I have created color-coded labels which also has the book level on it. Many school libraries use colored dots on the spines of their Accelerated Reader books. I have found that my book labels with the actual book levels are much easier for the students to find their books. Half of the library has the Accelerated Reader books arranged by book levels. Students can easily see the 3.6, 3.7, and 3.8 books right underneath each other on three shelves. We also have the other half of the library with our non-Accelerated Reader fiction and nonfiction books. I once had a district librarian come to my school and directed me to use the Dewey Decimal System to arrange the books on the shelves. She told me that I didn’t have a “working library.” I told her that I had the best “working library” in the district because I have students who are actually reading books on their own after school. Luckily, I have had principals who have already seen the value of the Accelerated Reader Program and have allowed me to keep the books shelved according to book levels.

    Many of my third grade students begin the school year reading at a first grade level. However, by the end of the year, they are reading at a second, third, and fourth grade level. Our kindergarten and first grade students do not know how to read in the beginning of the school year. We have upper grade students read “The Story of the Day” to the kindergarten and first grade students and then read the Accelerated Reader tests to them. Once these students are able to read 250 words by themselves, they are able to leave the “Story of the Day” group and join the upper grade students in the school library and the computer lab. It is heartwarming to see in January, February, and March our first grade students…one by one…learning how to read on their own and joining the “big kids” in the library.

    Yes, we have monthly prizes. Yes, we have a huge end of the year presentation in which the 1st, 2nd, and 3rd place trophies are given to students who have acquired the most points in each grade. Yes, I use extrinsic rewards to motivate the students at my school to read…but it works. Many of these students become such good readers that they eventually learn “the love of reading.”

    The students in the after school reading program are actually reading in the library; they are not just socializing in the library. They are reading one, two, and three books a day. I doubt very much that they will be reading that many books if we did not have the Accelerated Reader Program at my school. I do not go home until 6:00 because I am working on the after school reading program. I do it because I know I am helping to change my students’ lives. When they go to middle school and high school, they will have a chance to be reading on grade level and they will be able to read the texts and take the tests. If students cannot read the high school textbook, there is little wonder why we have so many of our students drop out of school.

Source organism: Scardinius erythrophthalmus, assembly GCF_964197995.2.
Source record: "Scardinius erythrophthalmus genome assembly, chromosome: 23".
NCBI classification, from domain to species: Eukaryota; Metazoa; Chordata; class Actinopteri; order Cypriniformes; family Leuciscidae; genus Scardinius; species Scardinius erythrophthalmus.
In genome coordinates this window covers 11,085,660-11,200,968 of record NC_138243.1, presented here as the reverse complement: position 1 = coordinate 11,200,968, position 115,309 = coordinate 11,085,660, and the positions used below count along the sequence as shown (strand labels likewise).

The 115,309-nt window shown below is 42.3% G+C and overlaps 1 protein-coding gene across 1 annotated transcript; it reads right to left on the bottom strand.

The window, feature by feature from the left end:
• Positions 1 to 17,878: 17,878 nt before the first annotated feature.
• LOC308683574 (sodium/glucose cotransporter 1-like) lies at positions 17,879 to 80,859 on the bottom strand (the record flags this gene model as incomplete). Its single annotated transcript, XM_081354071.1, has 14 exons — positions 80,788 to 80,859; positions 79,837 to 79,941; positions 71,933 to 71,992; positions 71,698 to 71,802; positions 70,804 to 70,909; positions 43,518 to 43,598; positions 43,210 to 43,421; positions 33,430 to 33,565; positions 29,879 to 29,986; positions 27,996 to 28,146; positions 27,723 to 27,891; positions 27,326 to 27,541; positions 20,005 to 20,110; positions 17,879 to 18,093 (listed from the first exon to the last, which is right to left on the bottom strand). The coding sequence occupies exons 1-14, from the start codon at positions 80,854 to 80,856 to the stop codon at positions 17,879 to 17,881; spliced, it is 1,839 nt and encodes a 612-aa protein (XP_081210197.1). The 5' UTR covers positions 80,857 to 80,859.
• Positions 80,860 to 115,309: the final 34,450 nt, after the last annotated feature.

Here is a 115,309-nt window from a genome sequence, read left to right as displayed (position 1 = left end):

If Bill Gates wants to change the future of America, he should buy Renaissance Learning, the company which created the Accelerated Reader Program. He should give all of the schools in America and around the world access to all of the Accelerated Reader tests online for free. Schools may copy my after school reading program or implement my individual class’ Accelerated Reader Program. Our students will be able to read on grade level and have the tools to succeed in school and later on in the workforce.

    Is my Accelerated Reader Program readicide? I invite anyone to my school so than you can judge for yourself. You will see forty kindergarten and first grade students intently listening to “The Story of the Day” so that they can answer comprehension questions even though they cannot read books on their own. You will see a smiling third grade student proudly tell you that she has made it to the 25-Point Club. You will see fifteen students, parents, and teachers volunteering their time to read the “Story of the Day,” check out books in the library, or help in the Computer Lab. And yes, you will also see a fifth grade student who has already made it to the 100-Point Club in two months. This student quite simply loves to read…and she also reads books that do not have a corresponding Accelerated Reader test.

    If you would like to know more about my Accelerated Reader Program for the entire school or for your own personal class, feel free to email me at You may also write me if you would like to know more about the Golden State Foods Foundation.

    Wishing you the best,
    Victoria Leon